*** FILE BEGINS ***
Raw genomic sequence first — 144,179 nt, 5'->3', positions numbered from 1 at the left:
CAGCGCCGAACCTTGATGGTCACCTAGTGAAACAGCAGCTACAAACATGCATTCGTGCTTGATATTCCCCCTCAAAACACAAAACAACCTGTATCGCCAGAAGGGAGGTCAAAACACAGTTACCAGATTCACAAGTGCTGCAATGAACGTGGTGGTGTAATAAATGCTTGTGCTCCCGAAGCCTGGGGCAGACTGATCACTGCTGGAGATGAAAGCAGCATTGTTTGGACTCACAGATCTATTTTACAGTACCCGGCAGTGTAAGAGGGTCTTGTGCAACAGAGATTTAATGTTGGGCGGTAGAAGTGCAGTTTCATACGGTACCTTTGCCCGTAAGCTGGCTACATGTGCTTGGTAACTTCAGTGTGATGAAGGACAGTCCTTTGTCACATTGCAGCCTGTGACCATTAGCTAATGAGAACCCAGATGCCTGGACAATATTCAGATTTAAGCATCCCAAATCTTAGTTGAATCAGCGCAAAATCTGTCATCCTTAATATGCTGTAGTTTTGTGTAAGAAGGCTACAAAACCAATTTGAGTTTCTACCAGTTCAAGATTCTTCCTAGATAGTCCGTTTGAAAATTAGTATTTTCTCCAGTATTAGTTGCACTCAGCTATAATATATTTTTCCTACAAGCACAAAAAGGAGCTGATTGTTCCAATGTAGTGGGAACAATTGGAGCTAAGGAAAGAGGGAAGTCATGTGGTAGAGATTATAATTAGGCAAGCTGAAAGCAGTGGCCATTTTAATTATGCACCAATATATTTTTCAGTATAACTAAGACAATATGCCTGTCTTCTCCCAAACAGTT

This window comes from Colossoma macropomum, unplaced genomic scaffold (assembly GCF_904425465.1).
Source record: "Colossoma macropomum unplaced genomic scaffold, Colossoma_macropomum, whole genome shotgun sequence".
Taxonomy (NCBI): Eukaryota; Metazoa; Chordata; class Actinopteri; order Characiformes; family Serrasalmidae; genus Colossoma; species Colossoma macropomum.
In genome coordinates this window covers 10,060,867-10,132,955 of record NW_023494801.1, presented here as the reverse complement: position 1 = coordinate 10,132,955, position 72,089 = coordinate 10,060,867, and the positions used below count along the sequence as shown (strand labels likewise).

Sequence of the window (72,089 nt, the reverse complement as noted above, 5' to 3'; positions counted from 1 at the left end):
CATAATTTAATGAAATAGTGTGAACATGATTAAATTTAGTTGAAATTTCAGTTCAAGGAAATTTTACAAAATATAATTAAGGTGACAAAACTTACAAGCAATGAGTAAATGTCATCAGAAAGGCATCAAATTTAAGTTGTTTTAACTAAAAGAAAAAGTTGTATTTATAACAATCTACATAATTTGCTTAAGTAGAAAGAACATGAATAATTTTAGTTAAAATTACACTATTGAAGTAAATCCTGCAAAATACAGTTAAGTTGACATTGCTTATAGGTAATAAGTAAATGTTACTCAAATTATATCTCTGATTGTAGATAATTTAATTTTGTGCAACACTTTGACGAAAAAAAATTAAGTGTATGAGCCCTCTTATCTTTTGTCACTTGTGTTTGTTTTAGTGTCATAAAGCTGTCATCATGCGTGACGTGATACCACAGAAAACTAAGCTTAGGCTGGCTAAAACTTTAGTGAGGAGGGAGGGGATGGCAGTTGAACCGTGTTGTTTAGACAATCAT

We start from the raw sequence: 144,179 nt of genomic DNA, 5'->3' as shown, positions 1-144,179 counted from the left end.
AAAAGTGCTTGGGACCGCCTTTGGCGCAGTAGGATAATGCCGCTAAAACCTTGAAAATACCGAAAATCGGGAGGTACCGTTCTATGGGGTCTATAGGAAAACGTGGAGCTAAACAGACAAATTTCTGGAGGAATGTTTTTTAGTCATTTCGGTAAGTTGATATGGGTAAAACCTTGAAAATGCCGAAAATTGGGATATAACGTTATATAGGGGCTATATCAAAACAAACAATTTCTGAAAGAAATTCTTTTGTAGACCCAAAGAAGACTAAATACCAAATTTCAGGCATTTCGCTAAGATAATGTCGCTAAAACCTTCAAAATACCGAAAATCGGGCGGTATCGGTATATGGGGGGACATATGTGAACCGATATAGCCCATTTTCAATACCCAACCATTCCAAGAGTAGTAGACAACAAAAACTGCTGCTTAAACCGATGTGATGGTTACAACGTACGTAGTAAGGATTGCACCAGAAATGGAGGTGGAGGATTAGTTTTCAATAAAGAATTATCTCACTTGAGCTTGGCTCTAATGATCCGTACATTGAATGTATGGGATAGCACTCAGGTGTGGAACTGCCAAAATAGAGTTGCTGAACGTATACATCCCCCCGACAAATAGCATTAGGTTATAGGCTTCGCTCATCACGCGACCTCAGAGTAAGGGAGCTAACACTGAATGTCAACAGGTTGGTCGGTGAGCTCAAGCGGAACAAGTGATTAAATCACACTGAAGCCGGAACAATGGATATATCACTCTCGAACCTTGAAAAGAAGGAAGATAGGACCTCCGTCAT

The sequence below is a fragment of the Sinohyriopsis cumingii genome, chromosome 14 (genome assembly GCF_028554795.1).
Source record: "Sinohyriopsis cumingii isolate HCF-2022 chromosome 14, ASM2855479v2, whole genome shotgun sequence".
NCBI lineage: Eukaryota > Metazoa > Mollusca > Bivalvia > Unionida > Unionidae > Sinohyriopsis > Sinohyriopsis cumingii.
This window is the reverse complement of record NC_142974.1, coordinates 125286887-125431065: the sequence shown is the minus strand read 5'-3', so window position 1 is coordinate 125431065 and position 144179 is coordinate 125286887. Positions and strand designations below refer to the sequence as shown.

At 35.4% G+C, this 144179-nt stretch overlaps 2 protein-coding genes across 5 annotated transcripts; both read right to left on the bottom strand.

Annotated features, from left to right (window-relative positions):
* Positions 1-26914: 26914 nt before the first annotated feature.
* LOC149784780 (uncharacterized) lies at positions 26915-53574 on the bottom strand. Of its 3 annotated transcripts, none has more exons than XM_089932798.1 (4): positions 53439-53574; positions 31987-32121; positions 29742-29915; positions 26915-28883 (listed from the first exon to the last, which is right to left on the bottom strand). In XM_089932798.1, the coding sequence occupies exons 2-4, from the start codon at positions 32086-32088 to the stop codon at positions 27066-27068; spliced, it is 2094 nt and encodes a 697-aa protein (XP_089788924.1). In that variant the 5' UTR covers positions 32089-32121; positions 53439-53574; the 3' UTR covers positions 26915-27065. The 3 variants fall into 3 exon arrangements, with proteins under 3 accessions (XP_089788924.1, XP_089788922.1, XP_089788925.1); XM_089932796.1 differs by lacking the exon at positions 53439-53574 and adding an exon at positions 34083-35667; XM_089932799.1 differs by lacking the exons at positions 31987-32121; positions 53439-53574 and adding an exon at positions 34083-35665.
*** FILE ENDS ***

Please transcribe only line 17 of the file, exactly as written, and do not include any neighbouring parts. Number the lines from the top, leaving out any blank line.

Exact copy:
* Positions 1-26914: 26914 nt before the first annotated feature.